If you know what life is worth, you will look for yours on earth…
This time last year, after riding Pittsburgh’s big populist city bike ride for the fourth time, I wrote: “With iffy support, poor route design, and a registration fee north of $75 that funds a cause I don’t agree with, I probably won’t do this ride again.”
My determination not to have anything to do with this ride was doubled when the organization behind it publicly declared their opposition to enforcing traffic laws that protect cyclists and pedestrians, which I ranted about in my preceding blogpo: “My Advocate: My Enemy”.
But none of my apprehension about the event would apply if I simply mimicked the route’s distance and climbing on my indoor trainer. So on Wednesday I saddled up to simulate another major event indoors.
BikePGH — the local cycling advocacy group — does little that benefits me as a cyclist. But now they’ve done something so irresponsible and shortsighted that it has put all cyclists in much greater danger.
They’ve stopped asking police to enforce traffic laws that protect cyclists and pedestrians.
You read that right. This organization that exists to represent and protect cyclists has publicly announced that they no longer care if the police enforce state and local laws that protect cyclists. In their own words: “Removing enforcement is our only conscionable path forward.”
Here’s their press release, entitled “ENFORCEMENT IS NO LONGER PART OF BIKEPGH’S STRATEGY FOR SAFER STREETS”. Go ahead and read it. I’ll wait...
I can’t even begin to describe how fucking stupid this is.
When a product sucks, I‘ll tell you; and the new revision of the Wahoo TICKR sucks.
For the past two years, I’ve used a first-generation TICKR heart rate monitor chest strap. And it worked flawlessly until the snaps corroded and fell apart at the end of June.
And before that, I used two Garmin HRM straps and then one branded by Bontrager (although I have no idea who actually manufactured it for them). So I’ve had HRMs for around 15 years and know how to care for them and what kind of data to expect.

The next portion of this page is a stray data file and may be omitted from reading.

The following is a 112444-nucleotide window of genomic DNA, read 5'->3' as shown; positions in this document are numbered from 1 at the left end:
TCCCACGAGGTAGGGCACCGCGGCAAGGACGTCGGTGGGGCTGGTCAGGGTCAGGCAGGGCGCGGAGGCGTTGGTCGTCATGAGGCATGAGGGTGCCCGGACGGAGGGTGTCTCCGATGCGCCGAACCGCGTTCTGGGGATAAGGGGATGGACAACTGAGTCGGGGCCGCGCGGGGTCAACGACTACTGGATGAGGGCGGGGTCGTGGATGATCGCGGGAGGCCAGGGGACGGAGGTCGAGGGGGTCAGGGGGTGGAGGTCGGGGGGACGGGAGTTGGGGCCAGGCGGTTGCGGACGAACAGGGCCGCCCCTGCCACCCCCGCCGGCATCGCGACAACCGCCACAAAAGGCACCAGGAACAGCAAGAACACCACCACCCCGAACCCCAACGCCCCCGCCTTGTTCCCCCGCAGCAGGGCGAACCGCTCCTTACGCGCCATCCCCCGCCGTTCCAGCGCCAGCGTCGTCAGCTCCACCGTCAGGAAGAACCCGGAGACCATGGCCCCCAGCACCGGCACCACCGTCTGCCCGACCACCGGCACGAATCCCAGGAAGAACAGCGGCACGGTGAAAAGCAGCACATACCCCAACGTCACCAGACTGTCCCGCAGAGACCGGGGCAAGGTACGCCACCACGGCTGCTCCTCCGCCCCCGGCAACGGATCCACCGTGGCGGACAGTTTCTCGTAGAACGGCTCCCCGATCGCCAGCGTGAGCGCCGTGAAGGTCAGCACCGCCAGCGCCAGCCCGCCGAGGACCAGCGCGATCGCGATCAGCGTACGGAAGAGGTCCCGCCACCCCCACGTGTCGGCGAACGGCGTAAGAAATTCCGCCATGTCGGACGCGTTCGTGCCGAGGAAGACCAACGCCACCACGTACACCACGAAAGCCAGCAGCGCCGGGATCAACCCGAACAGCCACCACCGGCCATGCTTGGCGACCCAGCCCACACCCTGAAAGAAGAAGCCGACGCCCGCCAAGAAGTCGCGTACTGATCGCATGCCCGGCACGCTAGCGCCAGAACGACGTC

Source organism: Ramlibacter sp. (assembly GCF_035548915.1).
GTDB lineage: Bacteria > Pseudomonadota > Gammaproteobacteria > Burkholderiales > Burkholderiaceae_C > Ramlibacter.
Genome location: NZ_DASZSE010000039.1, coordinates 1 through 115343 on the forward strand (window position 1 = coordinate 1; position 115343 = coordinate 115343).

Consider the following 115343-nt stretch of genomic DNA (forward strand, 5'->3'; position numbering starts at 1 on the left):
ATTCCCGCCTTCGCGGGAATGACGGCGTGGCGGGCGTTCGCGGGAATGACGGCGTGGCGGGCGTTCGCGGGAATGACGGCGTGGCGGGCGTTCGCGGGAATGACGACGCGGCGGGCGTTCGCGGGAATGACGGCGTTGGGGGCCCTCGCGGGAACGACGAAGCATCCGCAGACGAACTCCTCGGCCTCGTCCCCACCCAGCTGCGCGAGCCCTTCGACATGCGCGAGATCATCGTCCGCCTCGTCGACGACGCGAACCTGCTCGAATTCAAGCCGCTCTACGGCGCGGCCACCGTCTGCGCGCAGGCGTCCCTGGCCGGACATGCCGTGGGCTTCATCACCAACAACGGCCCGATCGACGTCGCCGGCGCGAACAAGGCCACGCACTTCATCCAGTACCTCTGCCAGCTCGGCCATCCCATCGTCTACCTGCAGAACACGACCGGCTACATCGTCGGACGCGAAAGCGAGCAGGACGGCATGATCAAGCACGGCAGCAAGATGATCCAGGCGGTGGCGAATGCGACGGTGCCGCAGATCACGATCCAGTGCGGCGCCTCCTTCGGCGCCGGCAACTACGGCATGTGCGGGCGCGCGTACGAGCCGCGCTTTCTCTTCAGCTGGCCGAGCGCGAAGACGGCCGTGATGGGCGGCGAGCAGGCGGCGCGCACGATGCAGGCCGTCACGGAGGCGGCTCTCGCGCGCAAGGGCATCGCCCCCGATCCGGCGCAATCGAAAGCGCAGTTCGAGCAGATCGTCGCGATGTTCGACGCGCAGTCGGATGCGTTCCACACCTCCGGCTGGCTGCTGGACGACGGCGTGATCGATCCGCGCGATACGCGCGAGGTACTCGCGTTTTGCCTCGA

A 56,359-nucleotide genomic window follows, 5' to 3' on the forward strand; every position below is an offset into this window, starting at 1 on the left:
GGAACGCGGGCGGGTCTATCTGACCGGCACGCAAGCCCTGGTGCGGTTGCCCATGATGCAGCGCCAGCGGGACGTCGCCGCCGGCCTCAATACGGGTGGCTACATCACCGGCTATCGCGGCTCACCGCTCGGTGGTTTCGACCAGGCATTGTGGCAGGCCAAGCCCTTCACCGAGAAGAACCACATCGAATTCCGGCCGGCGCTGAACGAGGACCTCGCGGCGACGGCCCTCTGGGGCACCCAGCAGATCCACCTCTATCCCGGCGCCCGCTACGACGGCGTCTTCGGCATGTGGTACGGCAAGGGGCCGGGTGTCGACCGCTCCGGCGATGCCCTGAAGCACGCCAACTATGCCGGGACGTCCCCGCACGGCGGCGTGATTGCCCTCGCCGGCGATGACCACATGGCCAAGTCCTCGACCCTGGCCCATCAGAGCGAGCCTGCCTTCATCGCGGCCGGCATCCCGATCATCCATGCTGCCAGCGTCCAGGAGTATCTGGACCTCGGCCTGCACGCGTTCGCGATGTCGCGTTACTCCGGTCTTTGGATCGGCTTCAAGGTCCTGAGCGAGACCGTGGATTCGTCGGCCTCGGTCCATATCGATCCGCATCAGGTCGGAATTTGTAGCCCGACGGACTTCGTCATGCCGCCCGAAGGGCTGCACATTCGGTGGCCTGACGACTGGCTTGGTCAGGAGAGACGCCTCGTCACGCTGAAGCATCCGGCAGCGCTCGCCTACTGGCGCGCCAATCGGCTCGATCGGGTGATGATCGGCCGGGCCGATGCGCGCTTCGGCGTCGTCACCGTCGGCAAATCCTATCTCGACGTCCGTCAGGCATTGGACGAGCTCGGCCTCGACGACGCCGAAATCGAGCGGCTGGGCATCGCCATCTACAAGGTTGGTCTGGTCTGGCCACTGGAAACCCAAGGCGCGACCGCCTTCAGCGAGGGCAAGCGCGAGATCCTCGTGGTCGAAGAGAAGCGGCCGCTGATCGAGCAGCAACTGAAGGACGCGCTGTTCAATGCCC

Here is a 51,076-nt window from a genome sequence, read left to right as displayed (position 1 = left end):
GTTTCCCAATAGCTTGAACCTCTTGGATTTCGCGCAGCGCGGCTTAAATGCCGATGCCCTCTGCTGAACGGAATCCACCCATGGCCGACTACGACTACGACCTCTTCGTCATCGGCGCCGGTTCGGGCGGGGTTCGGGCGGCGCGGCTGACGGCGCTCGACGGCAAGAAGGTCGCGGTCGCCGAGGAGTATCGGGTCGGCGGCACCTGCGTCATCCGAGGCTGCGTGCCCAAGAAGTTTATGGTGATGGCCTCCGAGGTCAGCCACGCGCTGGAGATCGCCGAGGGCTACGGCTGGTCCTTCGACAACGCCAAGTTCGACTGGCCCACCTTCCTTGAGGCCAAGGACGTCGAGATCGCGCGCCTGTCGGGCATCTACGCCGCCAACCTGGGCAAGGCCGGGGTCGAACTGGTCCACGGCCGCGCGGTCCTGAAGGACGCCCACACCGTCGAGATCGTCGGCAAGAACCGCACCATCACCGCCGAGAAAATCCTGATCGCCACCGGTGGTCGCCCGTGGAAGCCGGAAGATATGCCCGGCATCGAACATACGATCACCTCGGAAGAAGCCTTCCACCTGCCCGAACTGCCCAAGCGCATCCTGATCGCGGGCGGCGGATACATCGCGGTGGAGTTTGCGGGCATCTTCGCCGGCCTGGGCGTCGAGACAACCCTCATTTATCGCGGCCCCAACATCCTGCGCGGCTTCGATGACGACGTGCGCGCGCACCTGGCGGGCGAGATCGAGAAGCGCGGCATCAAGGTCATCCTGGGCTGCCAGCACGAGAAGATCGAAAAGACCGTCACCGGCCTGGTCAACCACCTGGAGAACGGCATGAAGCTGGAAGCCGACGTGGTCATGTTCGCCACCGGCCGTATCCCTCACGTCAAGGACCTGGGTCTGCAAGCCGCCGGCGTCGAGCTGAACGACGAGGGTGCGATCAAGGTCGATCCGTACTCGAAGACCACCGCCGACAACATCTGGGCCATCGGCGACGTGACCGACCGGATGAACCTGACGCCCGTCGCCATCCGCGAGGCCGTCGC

Shortly before my old TICKR died, Wahoo Fitness had conveniently announced a second-gen version of the TICKR, which I promptly ordered.
That was back in June, and the subsequent two months have been a litany of disappointments. Despite my updating the firmware and other troubleshooting tasks »more
The Mon Valley Century is the most cursed ride in southwestern Pennsylvania.
The first time I rode it (2016), the organizers abbreviated the route at 80 miles due to a landslide on Bunola Road. Despite everyone missing a waterstop that the organizers decided to move at the last minute, I went and actually rode the missing 20-mile segment of Bunola Road solo just fine to finish with 100 miles.
The ride wasn’t even held the next two years due to additional reconstruction of Bunola Road.
In 2019, the event returned, finally avoiding Bunola Road completely, and tacking the missing mileage onto the start of the ride, which cuts across quiet and scenic Pennsylvania farmland. However, in true cursed fashion, the organizers didn’t provide GPS directions, large sections of the route were on »more